Design microphone circuit with the industry's smallest operational amplifier
Voice commands are a popular feature in many applications and one of the advantages of giving products differentiated market competitiveness. Microphones are an integral part of any voice or speech-based system, and electret microphones are a common choice for such applications due to their small size, low cost and high performance.
This article focuses on the design of a very small, cost-optimized electret condenser microphone preamplifier in the topic of a series of high-performance, cost-sensitive circuit articles. The design uses the TLV9061, the industry's smallest op amp, with a 0.8mm x 0.8mm ultra-small leadless (X2SON) package. The circuit configuration of the electret microphone amplifier is shown in Figure 1.
Figure 1: In-phase electret microphone amplifier circuit
Most electret microphones are internally buffered with a junction field effect transistor (JFET) and the JFET is biased with a 2.2kΩ pullup resistor. The acoustic wave moves the microphone element, causing current to flow into the JFET drain inside the microphone. The JFET drain current produces a voltage drop across R2 that is ac-coupled, biased to the intermediate supply and connected to the IN+ pin of the op amp. The operational amplifier is configured as a bandpass filtered in-phase amplifier circuit. With the expected input signal level and the desired output amplitude and response, you can calculate the gain and frequency response of the circuit.
Let's look at an example design of a circuit for a +3.3V supply with an input of 7.93mVRMS and an output signal of 1VRMS. 7.93 mVRMS corresponds to a 0.63 Pa sound level input with a microphone and a -38 dB sound pressure level (SPL) sensitivity specification. The bandwidth goal is to pass the 300 Hz common voice frequency bandwidth to 3 kHz.
Equation 1 shows the transfer function that defines the relationship between VOUT and the AC input signal:
Equation 2 calculates the required gain based on the expected input signal level and the desired output level:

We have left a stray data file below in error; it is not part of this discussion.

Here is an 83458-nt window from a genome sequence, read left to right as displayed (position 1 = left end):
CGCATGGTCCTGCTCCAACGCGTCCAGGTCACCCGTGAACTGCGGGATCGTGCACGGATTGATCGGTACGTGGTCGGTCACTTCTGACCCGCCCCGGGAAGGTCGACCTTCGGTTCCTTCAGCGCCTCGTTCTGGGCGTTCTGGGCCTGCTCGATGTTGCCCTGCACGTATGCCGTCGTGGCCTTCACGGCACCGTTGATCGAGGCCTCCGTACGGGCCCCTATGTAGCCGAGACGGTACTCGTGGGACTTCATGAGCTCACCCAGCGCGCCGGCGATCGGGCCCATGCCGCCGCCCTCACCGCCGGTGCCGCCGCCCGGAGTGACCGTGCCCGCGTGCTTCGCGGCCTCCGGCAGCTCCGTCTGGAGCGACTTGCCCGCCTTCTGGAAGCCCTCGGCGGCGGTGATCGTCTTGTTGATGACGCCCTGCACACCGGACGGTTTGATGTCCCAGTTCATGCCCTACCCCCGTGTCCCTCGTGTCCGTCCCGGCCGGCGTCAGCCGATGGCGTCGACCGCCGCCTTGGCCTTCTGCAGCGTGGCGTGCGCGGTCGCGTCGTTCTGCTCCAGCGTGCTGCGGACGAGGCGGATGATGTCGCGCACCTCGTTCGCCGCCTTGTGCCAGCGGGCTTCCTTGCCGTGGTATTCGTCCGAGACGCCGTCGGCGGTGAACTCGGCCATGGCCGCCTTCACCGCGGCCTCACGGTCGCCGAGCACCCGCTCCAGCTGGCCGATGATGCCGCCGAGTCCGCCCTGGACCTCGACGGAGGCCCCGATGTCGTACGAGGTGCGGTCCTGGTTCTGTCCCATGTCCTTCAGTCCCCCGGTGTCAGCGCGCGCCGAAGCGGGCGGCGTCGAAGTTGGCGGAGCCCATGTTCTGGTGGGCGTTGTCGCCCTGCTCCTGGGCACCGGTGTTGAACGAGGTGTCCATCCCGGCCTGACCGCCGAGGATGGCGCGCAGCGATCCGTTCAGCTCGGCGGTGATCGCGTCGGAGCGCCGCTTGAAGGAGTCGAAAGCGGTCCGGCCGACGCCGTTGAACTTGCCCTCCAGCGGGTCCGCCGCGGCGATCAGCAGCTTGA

Select a standard 10kΩ feedback resistor and use Equation 3 to calculate R6:
To reduce the attenuation in the required passband from 300 Hz to 3 kHz, set the upper (fH) and lower (fL) cutoff frequencies outside the required bandwidth (Equation 4):
Select C7 to set the fL cutoff frequency (Equation 5):
Select C6 to set the fH cutoff frequency (Equation 6):
To set the input signal cutoff frequency low enough for low frequency sound waves to pass, select C2 to achieve a 30Hz cutoff frequency (fIN) (Equation 7):
Figure 2 shows the measured transfer function of the mic preamplifier circuit. Due to the narrow bandwidth and attenuation between the high pass filter and the low pass filter, the flat band gain is only 41.8 dB or 122.5 V / V, which is slightly below the target.
Figure 2: Transmission function of the microphone preamplifier
The circuit was mounted to the back of a 6mm diameter electret microphone using TI's X2SON packaging technology. Due to mounting size limitations, very small operational amplifiers are required: the TLV9061 has a footprint of only 0.8mm x 0.8mm. In addition, 0201 small size resistors and capacitors minimize printed circuit board (PCB) area, and you can use smaller resistors to further reduce this area. The printed circuit board layout is shown in Figures 3 and 4.
Figure 3: Microphone preamp layout on the back of a 6mm diameter electret microphone
Figure 4: 3D view of the PCB design showing different angles of the microphone and PCB
You can adjust the above design steps to meet different microphone sensitivity requirements. When designing with a small amplifier such as the TLV9061, please refer to "Layout Best Practices in Design and Manufacturing with TI X2SON Package"